origin server becomes available or serve a response from cache if
   that is possible.

   No specific mechanism is defined for an origin server to inform
   intermediaries of absence or other indisposition.

1.1.  Conventions and Terminology

   At times, this document falls back on shorthands for establishing
   interoperability requirements on implementations: the capitalized
   words "MUST", "SHOULD" and "MAY".  The meaning of these is described
   in [RFC2119].

2.  The Nice Header Field

   The "Nice" header field indicates that a request is less important
   than a request that doesn't bear this header.

   The value of the header field is a decimal number between 0 and 3
   inclusive.  Values greater than zero indicate increasing levels of
   unimportance.  A lower value indicates greater urgency; for example,
   a value of 3 is less urgent or important than a value of 1.  A value
   of 0 (or an absent "Nice" header field) indicates that the request is
   to be forwarded as normal.

   Nice  = "Nice" ":" ("3" / "2" / "1" / "0")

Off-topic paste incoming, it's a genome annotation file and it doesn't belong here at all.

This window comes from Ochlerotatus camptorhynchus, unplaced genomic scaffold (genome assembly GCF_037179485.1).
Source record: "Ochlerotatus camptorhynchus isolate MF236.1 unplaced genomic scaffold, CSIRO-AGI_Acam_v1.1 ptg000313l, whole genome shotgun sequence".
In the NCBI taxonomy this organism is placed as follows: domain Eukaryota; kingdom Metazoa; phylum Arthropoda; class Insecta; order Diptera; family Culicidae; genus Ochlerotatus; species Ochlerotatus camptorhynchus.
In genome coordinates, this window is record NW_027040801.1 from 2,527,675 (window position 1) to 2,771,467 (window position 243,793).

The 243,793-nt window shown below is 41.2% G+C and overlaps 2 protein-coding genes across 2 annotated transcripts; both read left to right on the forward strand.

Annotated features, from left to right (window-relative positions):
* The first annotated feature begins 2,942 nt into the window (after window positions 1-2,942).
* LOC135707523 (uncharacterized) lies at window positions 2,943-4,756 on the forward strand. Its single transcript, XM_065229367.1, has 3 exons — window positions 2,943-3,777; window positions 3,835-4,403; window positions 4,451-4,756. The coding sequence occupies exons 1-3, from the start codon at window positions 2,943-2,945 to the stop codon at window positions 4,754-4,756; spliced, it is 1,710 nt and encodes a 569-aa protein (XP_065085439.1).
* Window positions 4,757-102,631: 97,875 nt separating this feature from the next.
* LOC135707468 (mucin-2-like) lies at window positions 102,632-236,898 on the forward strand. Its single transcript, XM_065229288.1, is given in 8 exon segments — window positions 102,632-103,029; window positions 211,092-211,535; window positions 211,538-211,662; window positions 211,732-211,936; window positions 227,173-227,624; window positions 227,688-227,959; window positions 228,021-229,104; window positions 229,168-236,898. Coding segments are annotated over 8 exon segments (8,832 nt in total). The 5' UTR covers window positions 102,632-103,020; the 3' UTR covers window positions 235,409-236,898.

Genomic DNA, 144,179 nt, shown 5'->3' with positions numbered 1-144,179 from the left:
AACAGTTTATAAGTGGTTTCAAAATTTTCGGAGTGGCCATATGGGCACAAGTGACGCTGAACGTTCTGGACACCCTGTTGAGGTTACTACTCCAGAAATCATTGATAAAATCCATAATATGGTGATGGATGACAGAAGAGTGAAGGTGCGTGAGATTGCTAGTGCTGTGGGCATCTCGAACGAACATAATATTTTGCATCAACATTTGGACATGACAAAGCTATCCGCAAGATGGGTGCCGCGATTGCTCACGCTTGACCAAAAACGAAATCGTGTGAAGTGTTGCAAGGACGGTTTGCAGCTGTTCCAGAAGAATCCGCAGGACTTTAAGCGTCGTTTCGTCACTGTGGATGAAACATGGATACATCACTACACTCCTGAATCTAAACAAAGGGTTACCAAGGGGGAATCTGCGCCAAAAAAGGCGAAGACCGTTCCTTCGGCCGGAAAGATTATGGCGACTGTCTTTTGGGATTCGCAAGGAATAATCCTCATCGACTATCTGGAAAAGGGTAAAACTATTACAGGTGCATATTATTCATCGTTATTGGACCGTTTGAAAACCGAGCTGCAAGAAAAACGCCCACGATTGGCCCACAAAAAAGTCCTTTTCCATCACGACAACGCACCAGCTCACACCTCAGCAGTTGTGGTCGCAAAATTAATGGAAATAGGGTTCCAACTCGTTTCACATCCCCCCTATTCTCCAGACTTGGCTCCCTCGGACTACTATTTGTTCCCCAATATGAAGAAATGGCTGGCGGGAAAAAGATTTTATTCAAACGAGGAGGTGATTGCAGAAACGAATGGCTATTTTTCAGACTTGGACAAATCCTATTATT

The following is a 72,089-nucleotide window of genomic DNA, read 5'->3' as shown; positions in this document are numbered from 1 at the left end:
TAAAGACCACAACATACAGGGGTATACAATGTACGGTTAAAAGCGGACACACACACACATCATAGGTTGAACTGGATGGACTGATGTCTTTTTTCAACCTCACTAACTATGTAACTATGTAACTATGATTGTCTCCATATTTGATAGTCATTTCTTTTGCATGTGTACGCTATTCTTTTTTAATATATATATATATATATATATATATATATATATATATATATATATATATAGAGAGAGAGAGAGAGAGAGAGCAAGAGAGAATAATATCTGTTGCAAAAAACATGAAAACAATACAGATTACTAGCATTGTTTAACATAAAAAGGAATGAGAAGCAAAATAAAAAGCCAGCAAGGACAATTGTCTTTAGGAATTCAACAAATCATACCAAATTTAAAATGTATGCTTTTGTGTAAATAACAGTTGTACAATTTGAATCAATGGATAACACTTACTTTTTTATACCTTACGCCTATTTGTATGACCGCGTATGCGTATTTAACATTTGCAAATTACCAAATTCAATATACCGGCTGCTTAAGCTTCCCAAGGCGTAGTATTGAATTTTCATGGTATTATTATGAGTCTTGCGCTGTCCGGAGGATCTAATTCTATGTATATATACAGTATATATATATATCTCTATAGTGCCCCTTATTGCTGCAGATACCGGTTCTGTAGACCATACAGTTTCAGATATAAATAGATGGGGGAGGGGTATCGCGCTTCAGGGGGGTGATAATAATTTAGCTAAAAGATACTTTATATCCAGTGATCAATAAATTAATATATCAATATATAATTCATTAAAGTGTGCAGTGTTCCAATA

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   Multiple values for the header field MUST NOT be included.  If
   multiple values are present, an intermediary MAY choose to treat the
   request in any way it chooses.

   For example, the following request indicates that it is not urgent:

   GET /m HTTP/1.1
   Host: device9710.example.net:11453
   Nice: 2


   An intermediary might reject this request, indicating that the origin
   server is not available using a 503 status code.

   HTTP/1.1 503 Service Unavailable
   Date: Fri, 26 Jul 2013
   Content-Type: text/plain;charset=utf8
   Content-Length: 63

   The server is asleep, don't disturb it unless it's urgent.


   A key characteristic of this header field is that intermediaries and
   clients that do not understand its semantics treat requests so marked
   no different to any other requests.  An intermediary that has no
   special information about the availability of the origin server will
   also forward the request.  That means that requests from a client
   that does not include this header will always reach the origin
   server.

2.1.  Policies for Treatment of Nice Requests

   An origin server or intermediary might use several inputs in
   determing the threshold at which a request is forwarded to the origin
   server.  An origin server might either directly instruct the
   intermediary about the threshold, or it might be provide specific
   information that can be used, in conjunction with knowledge the
   intermediary has of the origin server, as input to an algorithm for
   determining the threshold.  Potential inputs include:

   o  The relative cost of awakening a dormant server.  Depending on the
      server, this cost may be assessed in different ways, including